Binge eating disorder (BED) is the most common eating disorder in the United States, affecting an estimated 3.5% of women, 2% of men and 1.6% of adolescents. It is characterized by recurring instances of binge eating, which can be described as eating large amounts of food in a short period of time accompanied by a loss of control. Binge eating occurs, on average, at least once per week for at least three months. Unlike anorexia and bulimia, people suffering with BED do not engage in purging or compensatory behaviors, such as throwing up or exercising intensely to counter the food eaten. BED is a serious disorder with devastating emotional, physical, and social consequences. It has been officially recognized as a formal eating disorder diagnosis in the Diagnostical and Statistical Manual of Mental Disorders (DSM-5), allowing sufferers to finally get the attention and treatment they deserve.
A tremendous amount of guilt, shame and embarrassment can be experienced by individuals with BED, so it can often be difficult to detect. Below is a list of common characteristics of binge eating disorder:
Eating unusually large quantities of food in a relatively short period of time and feeling out of control with food
Eating more quickly than normal
Eating large amounts when not physically hungry
Eating to the point of feeling uncomfortably full
Feeling sad, guilty or disgusted after eating
Being secretive about behaviors or eating alone due to embarrassment about amount of food
Feeling sad about body or weight
Feeling sad, anxious or significantly distressed about binge eating
Although binge eating disorder can be present in individuals who are of average weight, up to two thirds of people with BED can have the potential life-threatening medical complications associated with obesity. Below is a list of medical consequences:
Excessive weight gain
High blood pressure and cholesterol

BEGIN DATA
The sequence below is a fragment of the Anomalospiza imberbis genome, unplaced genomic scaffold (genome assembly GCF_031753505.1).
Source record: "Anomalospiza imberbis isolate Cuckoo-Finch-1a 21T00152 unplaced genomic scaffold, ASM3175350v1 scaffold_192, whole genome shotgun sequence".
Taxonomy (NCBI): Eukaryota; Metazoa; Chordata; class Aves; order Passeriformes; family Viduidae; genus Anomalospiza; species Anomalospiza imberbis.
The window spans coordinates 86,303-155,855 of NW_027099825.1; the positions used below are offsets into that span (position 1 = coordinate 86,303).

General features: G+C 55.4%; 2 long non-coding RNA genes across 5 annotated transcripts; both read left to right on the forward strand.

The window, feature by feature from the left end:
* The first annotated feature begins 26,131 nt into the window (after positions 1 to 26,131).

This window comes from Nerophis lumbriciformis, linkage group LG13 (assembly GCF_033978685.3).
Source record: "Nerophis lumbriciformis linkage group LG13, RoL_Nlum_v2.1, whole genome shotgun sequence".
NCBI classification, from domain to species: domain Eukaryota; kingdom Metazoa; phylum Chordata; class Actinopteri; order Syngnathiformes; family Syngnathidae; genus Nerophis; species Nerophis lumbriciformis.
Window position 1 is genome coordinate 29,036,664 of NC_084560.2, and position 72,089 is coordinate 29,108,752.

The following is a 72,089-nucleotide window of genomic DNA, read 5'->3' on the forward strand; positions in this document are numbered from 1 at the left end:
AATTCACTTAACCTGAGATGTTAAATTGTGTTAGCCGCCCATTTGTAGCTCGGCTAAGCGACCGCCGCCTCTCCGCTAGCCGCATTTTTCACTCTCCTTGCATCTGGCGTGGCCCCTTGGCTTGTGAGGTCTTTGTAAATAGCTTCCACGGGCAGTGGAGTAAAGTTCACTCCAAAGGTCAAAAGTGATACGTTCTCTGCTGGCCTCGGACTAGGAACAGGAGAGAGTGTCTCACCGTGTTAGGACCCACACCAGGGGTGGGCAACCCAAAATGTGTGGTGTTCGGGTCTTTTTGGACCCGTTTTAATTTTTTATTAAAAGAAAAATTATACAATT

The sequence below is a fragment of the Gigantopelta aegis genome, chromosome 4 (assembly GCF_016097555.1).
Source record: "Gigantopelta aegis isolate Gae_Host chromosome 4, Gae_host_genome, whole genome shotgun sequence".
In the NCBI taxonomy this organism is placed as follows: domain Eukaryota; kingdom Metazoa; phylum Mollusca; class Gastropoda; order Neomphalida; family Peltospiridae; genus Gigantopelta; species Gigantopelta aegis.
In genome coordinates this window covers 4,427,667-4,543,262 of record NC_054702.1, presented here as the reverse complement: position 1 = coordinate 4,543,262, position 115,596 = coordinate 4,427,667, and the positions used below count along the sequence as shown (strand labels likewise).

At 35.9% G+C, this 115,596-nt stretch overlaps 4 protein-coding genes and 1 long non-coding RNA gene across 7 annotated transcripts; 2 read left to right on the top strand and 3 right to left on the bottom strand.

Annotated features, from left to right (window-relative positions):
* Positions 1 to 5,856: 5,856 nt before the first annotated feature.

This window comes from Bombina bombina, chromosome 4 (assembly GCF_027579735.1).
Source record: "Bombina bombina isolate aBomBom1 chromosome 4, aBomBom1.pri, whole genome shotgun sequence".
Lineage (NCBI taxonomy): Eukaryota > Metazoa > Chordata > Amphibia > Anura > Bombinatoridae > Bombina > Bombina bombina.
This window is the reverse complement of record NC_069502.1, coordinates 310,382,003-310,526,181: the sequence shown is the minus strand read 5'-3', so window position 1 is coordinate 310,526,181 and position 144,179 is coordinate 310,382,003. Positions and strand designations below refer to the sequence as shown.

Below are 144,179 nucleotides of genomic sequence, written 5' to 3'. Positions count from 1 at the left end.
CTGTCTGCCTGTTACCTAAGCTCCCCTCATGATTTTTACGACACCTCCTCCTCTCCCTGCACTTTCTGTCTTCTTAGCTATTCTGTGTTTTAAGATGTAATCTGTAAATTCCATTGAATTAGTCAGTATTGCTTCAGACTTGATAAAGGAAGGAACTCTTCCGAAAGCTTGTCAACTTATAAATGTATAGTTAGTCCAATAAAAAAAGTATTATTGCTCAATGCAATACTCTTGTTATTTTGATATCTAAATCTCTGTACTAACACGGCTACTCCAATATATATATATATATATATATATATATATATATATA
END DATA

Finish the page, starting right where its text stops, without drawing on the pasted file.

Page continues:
Type 2 diabetes
Several factors are believed to play a role in the development of BED. Some of these may include:
Emotional factors, such as depression or anxiety
Cultural and societal factors, such as experiences with weight stigma or associating food with emotional comfort
Interpersonal factors, such as stress within family or other significant relationships
The factors that contribute to the development of BED will certainly vary from person to person and are worth exploring when an individual seeks treatment.
With BED, food becomes a way to cope with, soothe or process emotions. A binge episode is followed by intense feelings of guilt or shame, and this can lead to more binge eating, resulting in a painful cycle. Individuals struggling with binge eating disorder often experience a significant amount of emotional distress and are at greater risk for suicide. They report a lower quality of life than those without BED and also have higher levels of anxiety and depression. For most people suffering with binge eating disorder, treatment is necessary for recovery.
The binge eating recovery program at our Hamptons, NY treatment facility usually involves psychotherapy or counseling, which might include individual, family, or group therapy. Due to the high incidence of co-occurring depression and anxiety, effective treatment addresses both BED and any co-occurring mood symptoms. Treatment requires a collaboration of skilled eating disorder specialists, such as a dietitian, therapist, medical doctor. Making the decision to seek treatment can be difficult, but healing is possible with the help of a compassionate team of professionals.